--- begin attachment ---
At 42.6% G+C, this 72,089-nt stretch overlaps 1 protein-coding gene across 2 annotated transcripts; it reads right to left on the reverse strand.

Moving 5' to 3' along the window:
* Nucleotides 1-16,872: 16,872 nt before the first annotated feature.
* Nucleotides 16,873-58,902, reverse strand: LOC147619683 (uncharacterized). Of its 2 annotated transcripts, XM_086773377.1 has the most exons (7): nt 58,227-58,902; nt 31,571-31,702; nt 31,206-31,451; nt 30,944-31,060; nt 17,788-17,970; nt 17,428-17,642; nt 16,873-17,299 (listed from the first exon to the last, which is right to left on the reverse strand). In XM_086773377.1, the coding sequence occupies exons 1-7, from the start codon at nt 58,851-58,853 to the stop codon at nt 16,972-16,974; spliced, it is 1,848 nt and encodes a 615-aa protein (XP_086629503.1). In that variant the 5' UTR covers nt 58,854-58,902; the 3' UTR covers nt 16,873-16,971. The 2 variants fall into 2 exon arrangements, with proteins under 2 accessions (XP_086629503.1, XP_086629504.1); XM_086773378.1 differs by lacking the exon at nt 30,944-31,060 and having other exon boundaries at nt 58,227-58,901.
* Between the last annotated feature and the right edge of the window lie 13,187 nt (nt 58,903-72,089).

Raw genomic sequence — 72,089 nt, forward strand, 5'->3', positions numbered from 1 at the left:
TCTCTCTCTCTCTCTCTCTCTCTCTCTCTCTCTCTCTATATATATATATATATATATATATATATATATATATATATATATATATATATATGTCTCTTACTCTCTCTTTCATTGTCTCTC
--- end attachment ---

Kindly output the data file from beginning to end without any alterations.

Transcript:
At 42.6% G+C, this 72,089-nt stretch overlaps 1 protein-coding gene across 2 annotated transcripts; it reads right to left on the reverse strand.

Moving 5' to 3' along the window:
* Nucleotides 1-16,872: 16,872 nt before the first annotated feature.
* Nucleotides 16,873-58,902, reverse strand: LOC147619683 (uncharacterized). Of its 2 annotated transcripts, XM_086773377.1 has the most exons (7): nt 58,227-58,902; nt 31,571-31,702; nt 31,206-31,451; nt 30,944-31,060; nt 17,788-17,970; nt 17,428-17,642; nt 16,873-17,299 (listed from the first exon to the last, which is right to left on the reverse strand). In XM_086773377.1, the coding sequence occupies exons 1-7, from the start codon at nt 58,851-58,853 to the stop codon at nt 16,972-16,974; spliced, it is 1,848 nt and encodes a 615-aa protein (XP_086629503.1). In that variant the 5' UTR covers nt 58,854-58,902; the 3' UTR covers nt 16,873-16,971. The 2 variants fall into 2 exon arrangements, with proteins under 2 accessions (XP_086629503.1, XP_086629504.1); XM_086773378.1 differs by lacking the exon at nt 30,944-31,060 and having other exon boundaries at nt 58,227-58,901.
* Between the last annotated feature and the right edge of the window lie 13,187 nt (nt 58,903-72,089).

Raw genomic sequence — 72,089 nt, forward strand, 5'->3', positions numbered from 1 at the left:
TCTCTCTCTCTCTCTCTCTCTCTCTCTCTCTCTCTCTATATATATATATATATATATATATATATATATATATATATATATATATATATATGTCTCTTACTCTCTCTTTCATTGTCTCTC